Last week I started a post about reducing the mundane parts of homemaking to make room for the sacred things in our life. I focused on the ways that clutter, excess, and waste become obstacles to living an intentional life, a theme you may have heard me talk about before. (And, don’t worry, I’ll have some ideas for you on how to do that easily in Friday’s post.)
But as I was writing, I realized that the way we approach the “have-tos” of homemaking impacts us as much as the activities on our to-do list. I don’t know about you, but sometimes the never-ending pressure of multiple loads of laundry a day, kids who insist on eating every few hours, and a house that seems to attract dust and dog hair leaves me grumbling and complaining about it all.
So before we dive into simplifying those chores, maybe we need to start by checking our attitudes.
A few months ago in the Live course, Meagan Francis of The Happiest Home talked about approaching chores—things like laundry and dishes and meal prep—as acts of love. I love that perspective and the idea that we can choose to embrace chores and have-tos as opportunities to love and serve our family rather than dreading them as something we have to do again and again and again.
When we see these acts as sacred, as part of a bigger purpose and tied to our callings as moms, it really does change the acts themselves. The more we complain or dread a certain chore, the worse it gets in our mind, like the fear of scary monsters hiding under the bed. And the worse it gets in our mind, the more irritated we get as we match socks and fold t-shirts and scrub egg yolk off plates. But when we see each of these as a tiny act of love, as an opportunity to serve our family—as a vocation—then we can approach them with love and joy and thankfulness.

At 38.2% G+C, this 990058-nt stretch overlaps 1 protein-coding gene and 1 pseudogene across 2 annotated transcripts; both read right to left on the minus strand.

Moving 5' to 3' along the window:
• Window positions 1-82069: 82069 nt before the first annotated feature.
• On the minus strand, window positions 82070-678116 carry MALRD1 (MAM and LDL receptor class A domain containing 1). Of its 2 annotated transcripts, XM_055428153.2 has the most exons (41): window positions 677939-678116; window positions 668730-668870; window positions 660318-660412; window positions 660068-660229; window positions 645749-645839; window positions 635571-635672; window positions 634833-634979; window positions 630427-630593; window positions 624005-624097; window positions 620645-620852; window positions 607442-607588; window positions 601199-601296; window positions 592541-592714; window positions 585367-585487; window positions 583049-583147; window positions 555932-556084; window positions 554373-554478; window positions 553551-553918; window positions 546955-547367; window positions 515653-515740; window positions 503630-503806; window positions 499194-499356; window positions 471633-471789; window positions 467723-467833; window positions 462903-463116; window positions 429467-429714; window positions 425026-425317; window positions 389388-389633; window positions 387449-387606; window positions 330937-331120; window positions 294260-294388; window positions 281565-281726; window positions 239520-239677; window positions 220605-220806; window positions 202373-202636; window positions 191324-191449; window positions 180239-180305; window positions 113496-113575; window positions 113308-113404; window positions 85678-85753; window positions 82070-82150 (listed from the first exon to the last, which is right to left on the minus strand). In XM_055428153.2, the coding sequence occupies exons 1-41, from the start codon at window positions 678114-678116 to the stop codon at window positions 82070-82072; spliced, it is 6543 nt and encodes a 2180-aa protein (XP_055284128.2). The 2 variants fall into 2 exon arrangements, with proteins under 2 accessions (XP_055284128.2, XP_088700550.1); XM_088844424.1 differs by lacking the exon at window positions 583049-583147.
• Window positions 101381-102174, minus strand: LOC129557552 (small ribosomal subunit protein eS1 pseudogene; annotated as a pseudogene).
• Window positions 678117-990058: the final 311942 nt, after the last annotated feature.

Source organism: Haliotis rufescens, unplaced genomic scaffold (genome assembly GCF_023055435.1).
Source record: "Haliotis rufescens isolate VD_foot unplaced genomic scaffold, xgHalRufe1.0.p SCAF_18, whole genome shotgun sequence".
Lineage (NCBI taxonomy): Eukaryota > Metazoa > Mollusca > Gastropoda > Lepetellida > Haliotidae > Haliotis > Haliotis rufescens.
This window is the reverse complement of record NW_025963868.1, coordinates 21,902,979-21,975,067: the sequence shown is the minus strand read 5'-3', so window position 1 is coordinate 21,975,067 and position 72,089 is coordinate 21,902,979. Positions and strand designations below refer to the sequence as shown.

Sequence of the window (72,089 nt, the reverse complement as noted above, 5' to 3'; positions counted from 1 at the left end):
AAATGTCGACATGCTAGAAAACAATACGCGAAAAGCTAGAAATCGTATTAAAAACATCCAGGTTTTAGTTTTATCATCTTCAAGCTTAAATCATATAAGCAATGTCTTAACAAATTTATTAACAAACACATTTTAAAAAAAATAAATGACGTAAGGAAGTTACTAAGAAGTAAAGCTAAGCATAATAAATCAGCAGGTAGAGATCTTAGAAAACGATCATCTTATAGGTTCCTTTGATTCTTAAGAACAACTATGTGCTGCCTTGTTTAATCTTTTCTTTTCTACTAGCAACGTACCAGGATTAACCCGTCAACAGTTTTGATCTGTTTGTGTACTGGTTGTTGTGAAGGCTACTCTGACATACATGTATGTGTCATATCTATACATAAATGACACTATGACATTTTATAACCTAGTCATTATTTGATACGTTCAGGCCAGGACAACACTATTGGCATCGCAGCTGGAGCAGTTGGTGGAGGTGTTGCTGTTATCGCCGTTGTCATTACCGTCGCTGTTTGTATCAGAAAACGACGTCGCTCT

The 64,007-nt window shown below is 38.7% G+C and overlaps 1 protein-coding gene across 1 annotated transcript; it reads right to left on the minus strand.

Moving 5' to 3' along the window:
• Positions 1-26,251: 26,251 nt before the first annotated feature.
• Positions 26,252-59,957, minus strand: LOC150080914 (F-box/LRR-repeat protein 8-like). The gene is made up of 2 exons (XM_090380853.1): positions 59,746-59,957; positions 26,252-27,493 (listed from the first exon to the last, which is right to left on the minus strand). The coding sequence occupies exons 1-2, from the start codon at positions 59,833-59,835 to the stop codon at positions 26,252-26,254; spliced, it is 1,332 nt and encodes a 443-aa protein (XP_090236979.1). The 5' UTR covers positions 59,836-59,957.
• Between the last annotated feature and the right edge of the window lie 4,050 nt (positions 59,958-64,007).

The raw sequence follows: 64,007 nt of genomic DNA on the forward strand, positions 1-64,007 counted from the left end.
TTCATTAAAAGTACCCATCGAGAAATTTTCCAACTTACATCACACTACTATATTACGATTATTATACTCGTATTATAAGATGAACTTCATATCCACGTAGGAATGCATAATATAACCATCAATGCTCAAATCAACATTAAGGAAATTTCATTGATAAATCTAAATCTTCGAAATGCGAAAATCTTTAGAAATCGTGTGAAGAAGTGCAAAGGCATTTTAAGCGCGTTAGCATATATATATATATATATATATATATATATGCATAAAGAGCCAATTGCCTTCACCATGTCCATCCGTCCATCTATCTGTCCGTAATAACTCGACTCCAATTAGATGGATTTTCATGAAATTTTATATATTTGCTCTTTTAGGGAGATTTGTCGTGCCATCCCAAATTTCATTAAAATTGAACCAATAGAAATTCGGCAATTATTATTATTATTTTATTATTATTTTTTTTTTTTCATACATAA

I’m not naive enough to think that we can just decide to approach all of the tasks of daily life as sacred and suddenly they will feel that way every time we do them. There will be times when we’re performing amazing feats of strength to change the sheets on the top bunk in the middle of the night or mopping up muddy footprints for the third time in a single day when we’ll just be doing what needs to be done. And that’s okay too. But we can practice approaching them as sacred, as acts of love, as privileges so that our overall attitudes are focused on gratefulness rather than dread. Because I’m pretty sure we’re all thankful for the little people who pee the bed in the middle of the night and come inside with mud-covered shoes.
To be clear, I am not saying that a mom’s greatest calling is dishes and laundry and cleaning the toilet.
And I’m not saying that we should always do those things as if they’re our greatest purpose in life. In our family, we approach life as a family unit that all works together, and my husband and kids do plenty of chores. Holding these acts as sacred doesn’t mean mom is the only one who does them; it means that when we’re doing them, we see each tiny act as part of the bigger picture. And it means that we’re passing on that same attitude and approach to our kids, so that they too can approach chores as something important, as a way to serve and show love to the rest of the family.